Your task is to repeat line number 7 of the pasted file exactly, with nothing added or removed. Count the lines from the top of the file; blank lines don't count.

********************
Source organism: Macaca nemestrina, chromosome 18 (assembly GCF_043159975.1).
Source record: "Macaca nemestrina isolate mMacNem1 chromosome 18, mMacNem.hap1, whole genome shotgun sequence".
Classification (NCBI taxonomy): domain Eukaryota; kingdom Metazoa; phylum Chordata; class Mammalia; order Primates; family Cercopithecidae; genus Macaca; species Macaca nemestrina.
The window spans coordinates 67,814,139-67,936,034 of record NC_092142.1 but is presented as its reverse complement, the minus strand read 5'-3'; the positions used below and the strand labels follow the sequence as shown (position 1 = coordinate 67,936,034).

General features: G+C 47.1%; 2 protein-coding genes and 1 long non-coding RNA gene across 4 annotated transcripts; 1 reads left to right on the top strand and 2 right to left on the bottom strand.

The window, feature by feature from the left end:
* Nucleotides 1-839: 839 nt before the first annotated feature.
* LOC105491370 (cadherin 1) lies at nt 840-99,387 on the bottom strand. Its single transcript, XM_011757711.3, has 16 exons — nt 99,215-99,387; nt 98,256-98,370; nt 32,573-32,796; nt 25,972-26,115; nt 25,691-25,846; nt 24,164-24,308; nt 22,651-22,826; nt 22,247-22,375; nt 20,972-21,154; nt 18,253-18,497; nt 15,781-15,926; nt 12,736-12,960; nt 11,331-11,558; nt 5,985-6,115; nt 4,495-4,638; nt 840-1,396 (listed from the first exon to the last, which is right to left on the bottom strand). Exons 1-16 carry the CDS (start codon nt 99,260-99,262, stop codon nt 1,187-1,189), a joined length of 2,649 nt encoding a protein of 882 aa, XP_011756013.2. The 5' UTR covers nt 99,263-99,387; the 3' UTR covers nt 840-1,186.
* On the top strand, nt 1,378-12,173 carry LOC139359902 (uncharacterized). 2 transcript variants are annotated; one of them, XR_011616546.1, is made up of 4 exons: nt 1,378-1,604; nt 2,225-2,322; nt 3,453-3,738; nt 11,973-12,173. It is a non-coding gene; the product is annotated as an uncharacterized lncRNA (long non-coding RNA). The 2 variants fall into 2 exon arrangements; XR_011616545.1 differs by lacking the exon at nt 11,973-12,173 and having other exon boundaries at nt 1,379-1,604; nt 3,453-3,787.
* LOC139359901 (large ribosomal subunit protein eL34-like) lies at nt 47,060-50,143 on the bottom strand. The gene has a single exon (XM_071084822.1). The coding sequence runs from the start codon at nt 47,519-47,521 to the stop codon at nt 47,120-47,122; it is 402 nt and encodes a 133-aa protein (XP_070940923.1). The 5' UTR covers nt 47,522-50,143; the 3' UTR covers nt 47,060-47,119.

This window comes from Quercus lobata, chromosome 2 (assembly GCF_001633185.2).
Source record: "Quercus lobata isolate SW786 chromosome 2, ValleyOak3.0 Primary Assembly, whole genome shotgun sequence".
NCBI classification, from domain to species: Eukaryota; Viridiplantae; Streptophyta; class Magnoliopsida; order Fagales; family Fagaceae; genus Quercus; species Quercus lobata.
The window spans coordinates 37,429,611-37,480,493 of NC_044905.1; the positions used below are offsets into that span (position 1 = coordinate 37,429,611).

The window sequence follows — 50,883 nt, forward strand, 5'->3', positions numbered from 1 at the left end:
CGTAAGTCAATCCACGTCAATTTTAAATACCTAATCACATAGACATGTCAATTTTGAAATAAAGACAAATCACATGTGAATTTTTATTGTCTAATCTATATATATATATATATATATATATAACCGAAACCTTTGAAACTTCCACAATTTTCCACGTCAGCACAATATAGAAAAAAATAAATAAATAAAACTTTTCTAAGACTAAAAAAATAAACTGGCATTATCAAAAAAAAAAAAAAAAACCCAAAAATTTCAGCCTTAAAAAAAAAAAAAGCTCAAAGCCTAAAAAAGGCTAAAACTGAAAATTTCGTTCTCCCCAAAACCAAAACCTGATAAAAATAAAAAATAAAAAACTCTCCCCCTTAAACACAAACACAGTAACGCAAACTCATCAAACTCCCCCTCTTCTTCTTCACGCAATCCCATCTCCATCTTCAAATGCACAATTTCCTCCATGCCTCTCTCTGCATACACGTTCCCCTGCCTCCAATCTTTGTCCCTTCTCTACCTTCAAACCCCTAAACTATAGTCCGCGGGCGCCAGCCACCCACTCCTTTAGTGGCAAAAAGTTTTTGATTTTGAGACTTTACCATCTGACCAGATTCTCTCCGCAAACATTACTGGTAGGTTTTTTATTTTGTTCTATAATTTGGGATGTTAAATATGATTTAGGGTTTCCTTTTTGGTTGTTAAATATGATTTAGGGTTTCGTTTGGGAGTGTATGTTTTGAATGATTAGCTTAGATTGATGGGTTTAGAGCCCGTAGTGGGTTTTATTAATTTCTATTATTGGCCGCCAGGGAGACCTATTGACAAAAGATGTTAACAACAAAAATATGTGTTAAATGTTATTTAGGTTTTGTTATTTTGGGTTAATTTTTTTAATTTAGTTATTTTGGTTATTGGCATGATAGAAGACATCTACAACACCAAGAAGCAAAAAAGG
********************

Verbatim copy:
* Nucleotides 1-839: 839 nt before the first annotated feature.